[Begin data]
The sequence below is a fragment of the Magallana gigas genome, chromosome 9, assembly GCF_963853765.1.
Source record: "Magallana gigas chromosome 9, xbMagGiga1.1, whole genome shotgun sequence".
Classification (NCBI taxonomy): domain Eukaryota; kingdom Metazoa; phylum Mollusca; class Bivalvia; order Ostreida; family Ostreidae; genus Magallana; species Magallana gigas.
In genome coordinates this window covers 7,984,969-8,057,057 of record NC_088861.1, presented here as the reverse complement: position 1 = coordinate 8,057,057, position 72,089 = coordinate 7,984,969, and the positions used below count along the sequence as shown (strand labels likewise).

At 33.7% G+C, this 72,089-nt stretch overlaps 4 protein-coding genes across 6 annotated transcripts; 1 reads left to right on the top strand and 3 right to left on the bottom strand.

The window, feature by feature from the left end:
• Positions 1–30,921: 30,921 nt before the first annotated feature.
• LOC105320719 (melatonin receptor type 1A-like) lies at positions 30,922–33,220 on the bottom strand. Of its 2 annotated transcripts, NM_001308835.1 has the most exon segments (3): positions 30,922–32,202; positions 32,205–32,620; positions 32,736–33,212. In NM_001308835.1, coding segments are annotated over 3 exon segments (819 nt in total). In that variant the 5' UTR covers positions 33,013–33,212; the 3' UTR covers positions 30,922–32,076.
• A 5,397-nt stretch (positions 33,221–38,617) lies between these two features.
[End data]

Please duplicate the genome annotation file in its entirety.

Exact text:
The sequence below is a fragment of the Magallana gigas genome, chromosome 9, assembly GCF_963853765.1.
Source record: "Magallana gigas chromosome 9, xbMagGiga1.1, whole genome shotgun sequence".
Classification (NCBI taxonomy): domain Eukaryota; kingdom Metazoa; phylum Mollusca; class Bivalvia; order Ostreida; family Ostreidae; genus Magallana; species Magallana gigas.
In genome coordinates this window covers 7,984,969-8,057,057 of record NC_088861.1, presented here as the reverse complement: position 1 = coordinate 8,057,057, position 72,089 = coordinate 7,984,969, and the positions used below count along the sequence as shown (strand labels likewise).

At 33.7% G+C, this 72,089-nt stretch overlaps 4 protein-coding genes across 6 annotated transcripts; 1 reads left to right on the top strand and 3 right to left on the bottom strand.

The window, feature by feature from the left end:
• Positions 1–30,921: 30,921 nt before the first annotated feature.
• LOC105320719 (melatonin receptor type 1A-like) lies at positions 30,922–33,220 on the bottom strand. Of its 2 annotated transcripts, NM_001308835.1 has the most exon segments (3): positions 30,922–32,202; positions 32,205–32,620; positions 32,736–33,212. In NM_001308835.1, coding segments are annotated over 3 exon segments (819 nt in total). In that variant the 5' UTR covers positions 33,013–33,212; the 3' UTR covers positions 30,922–32,076.
• A 5,397-nt stretch (positions 33,221–38,617) lies between these two features.